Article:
Awkwafina & the Asian-American Pressure to Choose

Screen Shot 2017-05-01 at 4.23.22 AMIn his essay “Rapping and Repping Asian”, Oliver Wang categorizes the Asian-American rappers of the nineties into two different schools. The first school, the rappers of the early nineties, included groups such as the Asiatic Apostles, Yellow Peril, and Fists of Fury, who “wanted to use hip-hop as a way to reach a larger Asian-American audience”. Asian-American rappers from this generation sought to proudly display Asian-ness in their music; they “explicitly expounded racial and ethnic identities” (Wang 44) as a way of fighting oppression and encouraging Asian-American solidarity. In contrast, the rappers of the mid-nineties had an inclination to downplay their ethnicities, as “very few of them make specific overtures to ethnic audiences, preferring instead to appeal to larger audiences…”(Wang 49). Groups from this era, such as the Mountain Heads, attempted to appeal to the universal and did not often mention their ethnicities. The difference between these two schools of thought embodies a dilemma still faced by Asian-American musicians today: the pressure to either centralize Asian-American identity, or to completely erase it. By examining the music of rapper Awkwafina, who came into the public eye in 2012, it becomes evident that the lack of any music in her discography which could inhabit the grey area between these two schools is evidence that Asian-American artists continue to feel this pressure to choose.

Awkwafina’s career began in a way that followed the anti-racialization beliefs of the mid-nineties rappers. In what is considered her breakout song, “My Vag” (2012), Awkwafina writes no mention of her Asian-ness in the lyrics, nor does she portray any sense of this identity in the music video. While the lyrics do contain politically charged metaphors such as “ya vag look like Janet Reno” and “ya vag couldn’t pass an HIV test”, she makes no mention of her personal identity. Although the success of “My Vag” could be owed in large part to the shock value of its content, it must be noted that the song which allowed Awkwafina to gain a platform in the rap industry contained no mention of being Asian-American.

In 2013, Awkwafina released a second song, entitled “Yellow Ranger”. Having already broken out into the industry, this is the point where she began incorporating some hints of Asian-ness into her lyrics. The title of the song, which later became the title of her first album, references “yellow” as a common descriptor for Asian people. The lyrics of the song contain the line “I bring that yellow to the rap game”, and she also mentions “High with these little eyes, po can’t tell if I’m blazed” and “turning red when I’m drinking”. While Awkwafina acknowledges her Asian-ness with these lines, they remain only physical descriptors of the Asian phenotype, and present no challenge to performative stereotypes. The lyrics also only mention Asian-ness when it ties into American cultural capital of drinking and smoking weed, suggesting Asian-American conformity to pop culture. In addition, in her music video for her 2014 song “NYC Bitche$”, which garnered over 1.4 million views on YouTube, Awkwafina again makes no mention of Asian-American identity and also portrays herself hanging out with several groups of people, but includes no identifiably Asian people. The minimality of these admissions suggests a reluctance to admit Asian-American identity, as if Awkwafina only incorporates these lyrics as apologia for being unable to shed her Asian body.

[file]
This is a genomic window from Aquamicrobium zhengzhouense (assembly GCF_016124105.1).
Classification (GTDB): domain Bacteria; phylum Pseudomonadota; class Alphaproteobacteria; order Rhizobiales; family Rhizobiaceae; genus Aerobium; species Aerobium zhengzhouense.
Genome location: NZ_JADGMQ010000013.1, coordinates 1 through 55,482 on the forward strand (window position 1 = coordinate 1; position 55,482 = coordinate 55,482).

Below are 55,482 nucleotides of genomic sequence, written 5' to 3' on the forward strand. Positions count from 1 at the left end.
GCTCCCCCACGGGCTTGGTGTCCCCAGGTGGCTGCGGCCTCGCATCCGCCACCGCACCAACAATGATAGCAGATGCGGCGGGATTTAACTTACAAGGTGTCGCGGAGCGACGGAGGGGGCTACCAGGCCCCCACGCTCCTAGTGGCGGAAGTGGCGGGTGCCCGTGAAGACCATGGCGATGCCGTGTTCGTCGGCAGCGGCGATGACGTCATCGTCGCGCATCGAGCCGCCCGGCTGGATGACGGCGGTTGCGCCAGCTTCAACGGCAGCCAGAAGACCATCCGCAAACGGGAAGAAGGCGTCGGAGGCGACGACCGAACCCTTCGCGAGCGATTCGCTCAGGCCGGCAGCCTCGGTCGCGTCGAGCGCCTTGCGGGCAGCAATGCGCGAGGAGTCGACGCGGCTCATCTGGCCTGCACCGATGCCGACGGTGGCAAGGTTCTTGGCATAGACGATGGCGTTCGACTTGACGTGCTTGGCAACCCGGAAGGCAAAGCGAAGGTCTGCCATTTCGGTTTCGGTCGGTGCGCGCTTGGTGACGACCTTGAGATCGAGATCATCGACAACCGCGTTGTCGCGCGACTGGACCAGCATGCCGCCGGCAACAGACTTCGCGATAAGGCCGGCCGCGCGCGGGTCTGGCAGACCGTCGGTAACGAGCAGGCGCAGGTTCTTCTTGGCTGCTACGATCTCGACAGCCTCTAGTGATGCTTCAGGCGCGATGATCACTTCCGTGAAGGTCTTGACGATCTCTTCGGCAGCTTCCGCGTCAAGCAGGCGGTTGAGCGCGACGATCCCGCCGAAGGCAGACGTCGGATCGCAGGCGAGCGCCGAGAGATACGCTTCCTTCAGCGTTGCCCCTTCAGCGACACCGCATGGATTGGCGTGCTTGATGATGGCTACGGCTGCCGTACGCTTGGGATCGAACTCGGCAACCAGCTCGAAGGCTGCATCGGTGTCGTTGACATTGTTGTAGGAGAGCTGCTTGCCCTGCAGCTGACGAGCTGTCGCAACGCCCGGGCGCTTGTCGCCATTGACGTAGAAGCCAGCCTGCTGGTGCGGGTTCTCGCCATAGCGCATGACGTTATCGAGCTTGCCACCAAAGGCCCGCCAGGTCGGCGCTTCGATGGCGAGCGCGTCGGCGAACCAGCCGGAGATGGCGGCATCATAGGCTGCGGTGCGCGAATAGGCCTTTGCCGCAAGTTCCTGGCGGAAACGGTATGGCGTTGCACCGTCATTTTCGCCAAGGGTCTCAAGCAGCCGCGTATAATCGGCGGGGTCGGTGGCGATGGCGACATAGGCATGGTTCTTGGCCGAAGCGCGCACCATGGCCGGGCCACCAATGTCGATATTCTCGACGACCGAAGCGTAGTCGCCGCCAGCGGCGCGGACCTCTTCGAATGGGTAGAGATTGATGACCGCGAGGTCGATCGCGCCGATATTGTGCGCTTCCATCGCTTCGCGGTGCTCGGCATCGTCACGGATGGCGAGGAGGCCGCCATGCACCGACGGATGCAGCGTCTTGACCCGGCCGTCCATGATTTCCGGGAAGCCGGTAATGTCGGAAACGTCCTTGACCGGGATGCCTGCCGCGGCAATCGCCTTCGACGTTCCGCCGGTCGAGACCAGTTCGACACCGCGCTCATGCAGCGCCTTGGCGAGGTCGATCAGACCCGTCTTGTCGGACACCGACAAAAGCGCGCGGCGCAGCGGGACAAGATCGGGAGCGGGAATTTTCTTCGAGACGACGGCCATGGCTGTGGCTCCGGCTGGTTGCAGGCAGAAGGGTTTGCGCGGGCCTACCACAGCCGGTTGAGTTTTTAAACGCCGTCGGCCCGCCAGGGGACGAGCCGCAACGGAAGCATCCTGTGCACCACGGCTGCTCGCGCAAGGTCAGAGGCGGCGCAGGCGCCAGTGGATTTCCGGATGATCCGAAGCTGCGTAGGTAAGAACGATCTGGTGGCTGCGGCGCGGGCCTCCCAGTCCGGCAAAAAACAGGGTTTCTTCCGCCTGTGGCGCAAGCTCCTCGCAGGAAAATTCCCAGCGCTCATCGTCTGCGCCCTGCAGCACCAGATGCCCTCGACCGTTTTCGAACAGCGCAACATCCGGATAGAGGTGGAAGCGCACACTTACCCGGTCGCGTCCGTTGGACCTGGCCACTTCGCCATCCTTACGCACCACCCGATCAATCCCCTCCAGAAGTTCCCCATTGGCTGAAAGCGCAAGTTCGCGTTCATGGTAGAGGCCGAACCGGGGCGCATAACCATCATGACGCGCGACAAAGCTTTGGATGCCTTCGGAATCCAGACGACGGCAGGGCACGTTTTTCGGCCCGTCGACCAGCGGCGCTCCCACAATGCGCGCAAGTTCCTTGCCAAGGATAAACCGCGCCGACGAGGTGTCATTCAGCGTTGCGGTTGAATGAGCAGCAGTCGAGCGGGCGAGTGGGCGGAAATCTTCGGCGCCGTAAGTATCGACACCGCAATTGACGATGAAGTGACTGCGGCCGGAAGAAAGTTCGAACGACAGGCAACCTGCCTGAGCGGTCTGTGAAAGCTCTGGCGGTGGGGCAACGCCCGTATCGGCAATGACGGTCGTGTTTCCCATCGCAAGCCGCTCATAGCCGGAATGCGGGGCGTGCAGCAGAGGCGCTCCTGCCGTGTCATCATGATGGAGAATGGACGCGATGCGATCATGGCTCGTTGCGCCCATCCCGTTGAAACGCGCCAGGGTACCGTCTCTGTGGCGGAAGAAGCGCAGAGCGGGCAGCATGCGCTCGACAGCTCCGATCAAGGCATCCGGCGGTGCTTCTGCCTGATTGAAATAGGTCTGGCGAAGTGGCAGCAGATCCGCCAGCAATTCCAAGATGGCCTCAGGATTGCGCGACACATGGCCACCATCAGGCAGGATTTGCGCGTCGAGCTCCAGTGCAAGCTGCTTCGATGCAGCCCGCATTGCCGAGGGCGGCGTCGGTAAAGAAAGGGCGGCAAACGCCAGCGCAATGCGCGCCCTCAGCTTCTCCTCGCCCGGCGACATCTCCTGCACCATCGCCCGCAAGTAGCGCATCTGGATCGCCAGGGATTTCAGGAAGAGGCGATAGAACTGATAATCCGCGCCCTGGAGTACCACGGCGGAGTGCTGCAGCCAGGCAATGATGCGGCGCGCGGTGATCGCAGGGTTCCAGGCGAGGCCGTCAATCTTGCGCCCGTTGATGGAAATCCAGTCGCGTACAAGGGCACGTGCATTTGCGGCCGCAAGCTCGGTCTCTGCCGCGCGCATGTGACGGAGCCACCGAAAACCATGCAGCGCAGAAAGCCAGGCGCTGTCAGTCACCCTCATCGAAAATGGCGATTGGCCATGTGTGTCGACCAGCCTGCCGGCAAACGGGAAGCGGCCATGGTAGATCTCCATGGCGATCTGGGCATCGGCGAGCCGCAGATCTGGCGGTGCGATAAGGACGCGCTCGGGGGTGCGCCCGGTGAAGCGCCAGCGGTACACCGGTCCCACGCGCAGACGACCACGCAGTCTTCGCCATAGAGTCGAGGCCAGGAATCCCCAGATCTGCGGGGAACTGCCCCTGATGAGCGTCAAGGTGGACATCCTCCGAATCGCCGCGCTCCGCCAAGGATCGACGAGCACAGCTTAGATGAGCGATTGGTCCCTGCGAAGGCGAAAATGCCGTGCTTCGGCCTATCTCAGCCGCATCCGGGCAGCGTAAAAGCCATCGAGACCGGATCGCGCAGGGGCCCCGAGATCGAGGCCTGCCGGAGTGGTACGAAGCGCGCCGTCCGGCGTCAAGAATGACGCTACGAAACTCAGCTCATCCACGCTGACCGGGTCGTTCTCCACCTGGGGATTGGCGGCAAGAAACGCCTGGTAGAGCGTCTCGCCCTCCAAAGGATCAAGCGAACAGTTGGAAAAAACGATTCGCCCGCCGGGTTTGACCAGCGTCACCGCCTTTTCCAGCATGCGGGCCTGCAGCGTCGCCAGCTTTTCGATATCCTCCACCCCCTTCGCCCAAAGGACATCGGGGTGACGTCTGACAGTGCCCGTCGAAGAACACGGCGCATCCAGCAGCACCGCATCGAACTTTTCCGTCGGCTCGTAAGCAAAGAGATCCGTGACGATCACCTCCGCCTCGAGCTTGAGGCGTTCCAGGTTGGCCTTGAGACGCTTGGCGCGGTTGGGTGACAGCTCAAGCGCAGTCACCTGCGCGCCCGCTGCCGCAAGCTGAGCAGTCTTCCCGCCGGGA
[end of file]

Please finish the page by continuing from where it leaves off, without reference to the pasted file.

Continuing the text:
With her 2016 release of the music video “Green Tea” featuring Margaret Cho, Awkwafina makes a huge jump to the opposite end of the identity spectrum by exaggerating Asian-American stereotypes. Awkwafina’s first verse begins with the line “flip a stereotype” and continues on to brag about how “an Asian bitch got concubines” and can “turn a grown man to a bashful bride” despite having “a concave ass”. With these lines she presents the idea that an Asian woman, despite having non-desirable physical assets, is promiscuous and desirable, and instead places the man in the position usually assigned to Asian women. The line “yellow bitches in the driver’s seat” is repeated throughout the song, a homage to the double stereotype that women and Asians are bad drivers. In addition, Awkwafina’s music video is riddled with caricatures of Asian style – both Awkwafina and Margaret Cho wear traditional robes, as well as appearing in schoolgirl outfits; the only men pictured in the video wear Chinese dragon costumes over their heads; and Margaret Cho even dresses in a revealing version of a qipao-style shirt. The video has had moderate success on YouTube, with almost half a million views.

“Green Tea” included a high-profile guest artist and considerably more complex and comic moments than “NYC Bitche$”, for which half the music video merely consisted of shots of Awkwafina walking around New York. However, “Green Tea” still only received about a third the views of its non-Asian-identified predecessor. Even when Asian-American rappers acquiesce to the polarizing demand of flaunting or erasing their racial identity, it remains a commercial disadvantage to go the positive route. Just as the racialized rappers of the early nineties sought an appeal to a niche audience despite knowing “our material was not commercially viable,” (Wang 46) Awkwafina’s “Green Tea” has suffered in popularity due to a non-universalness. It is clear that the Asian-American rappers of today have yet to break through the same boundaries imposed two decades ago, where the only way to escape the “Asian-American niche” is to erase Asian-American identity.

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